“NO one is free until everybody is free”
– Martin Luther King, Jnr
When Nigeria is referred to as a nation of great contradictions, it is because of the position and body language of the leadership on critical issues.
Recently, President Muhammadu Buhari told the world that Nigeria would stand with the Sahrawi Arab Democratic Republic (SADR) on the right of the Sahrawi people to self-determination.
The President gave the assurance when he received Mohammed Salem Ould Salek, Minister of Foreign Affairs of SADR at the State House, Abuja, adding that outstanding issues on self-determination for the country would be scrupulously attended to.
Salek came as Special Envoy of President Mohammed Abdelaziz of SADR. Buhari told him “The issue first came up when I was in office as military head of state. After I left government, Nigeria remained steadfast on it. “In my maiden outing at the UN General Assembly last September, the issue of Sahrawi was in my speech. You have no cause to doubt our commitment. We stand with our African Union colleagues on this issue. “Nigeria will maintain focus till everything is finally resolved positively.”
In his remarks, Salek said his country would never forget the role Nigeria and the former military head of state, General Muhammadu Buhari played in recognizing his country in 1984, when it sought self-determination from Morocco.
He said Nigeria paved the way for the UN to adopt several key resolutions on Western Sahara, Elaborating a peace plan, he said, “history is now repeating itself, as you are the President of Nigeria at a time the Sahrawi issue is being put on the front burner again.’’
The Special Envoy told the President that his country needed a special push from Nigeria again, as it received in 1984, “to accelerate matters”. He stressed that Nigeria had helped a lot of African countries to achieve independence, noting that SADR is the only pending matter on the continent.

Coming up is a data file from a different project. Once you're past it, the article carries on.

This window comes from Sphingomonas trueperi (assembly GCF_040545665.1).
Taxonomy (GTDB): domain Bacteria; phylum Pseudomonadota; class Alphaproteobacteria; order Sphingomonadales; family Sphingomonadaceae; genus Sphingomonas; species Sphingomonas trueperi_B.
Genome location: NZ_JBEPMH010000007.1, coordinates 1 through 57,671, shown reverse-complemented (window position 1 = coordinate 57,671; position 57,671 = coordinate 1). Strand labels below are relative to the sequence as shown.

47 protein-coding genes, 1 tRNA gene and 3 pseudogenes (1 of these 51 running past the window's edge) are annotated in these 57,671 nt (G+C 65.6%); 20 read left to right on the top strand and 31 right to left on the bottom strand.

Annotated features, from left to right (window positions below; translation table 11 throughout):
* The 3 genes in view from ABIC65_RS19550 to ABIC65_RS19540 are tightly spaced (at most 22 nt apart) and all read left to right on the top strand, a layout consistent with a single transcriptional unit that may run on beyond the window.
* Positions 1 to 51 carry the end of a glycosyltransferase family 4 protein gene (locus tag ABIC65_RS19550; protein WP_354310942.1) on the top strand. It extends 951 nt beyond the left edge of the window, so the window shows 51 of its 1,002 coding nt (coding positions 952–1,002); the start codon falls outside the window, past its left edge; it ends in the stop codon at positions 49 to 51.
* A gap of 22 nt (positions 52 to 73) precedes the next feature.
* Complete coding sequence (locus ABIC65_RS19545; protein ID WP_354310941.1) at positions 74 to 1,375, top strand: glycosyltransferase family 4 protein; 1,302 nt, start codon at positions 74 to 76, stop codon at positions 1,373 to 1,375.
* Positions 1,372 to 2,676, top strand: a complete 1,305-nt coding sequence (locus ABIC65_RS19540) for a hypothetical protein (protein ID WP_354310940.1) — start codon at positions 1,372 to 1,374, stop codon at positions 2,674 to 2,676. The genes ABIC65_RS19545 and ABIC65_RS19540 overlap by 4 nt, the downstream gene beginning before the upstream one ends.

This played out in Abuja last week. Recently, in an interview with Martine Dennis of Al Jezeera, during the President’s visit to Qatar, he was asked on the Biafra issue. First, the President declined to watch the footage in which Nigerian security agents were seen throwing teargas and then shooting some unarmed, peaceful demonstrators. Several protesters were killed, many more wounded.
Harping on the two million, who died during the civil war (1967-1970), Buhari could not fathom why some youngsters, who were perhaps, not born at that time would just “wake up” to say they “want Biafara again”.
Asked why his government had not invited the agitators for talks, he coldly retorted, “Why should we invited them?” This is where the hypocrisy of Nigerian leadership takes a notch higher. While Buhari would commit the resources of Nigeria to fight for self-determination of SADR, he would not hesitate to order security forces to shoot unarmed protesters or look the other way when the Nigerian military and the police open fire on unarmed Biafran agitators, killing and maiming them.
When recently Buhari called for Independent Palestine State, he forgot the Biafra agitation that are right in his country. Let us examine the nexus between the SADR and Biafra.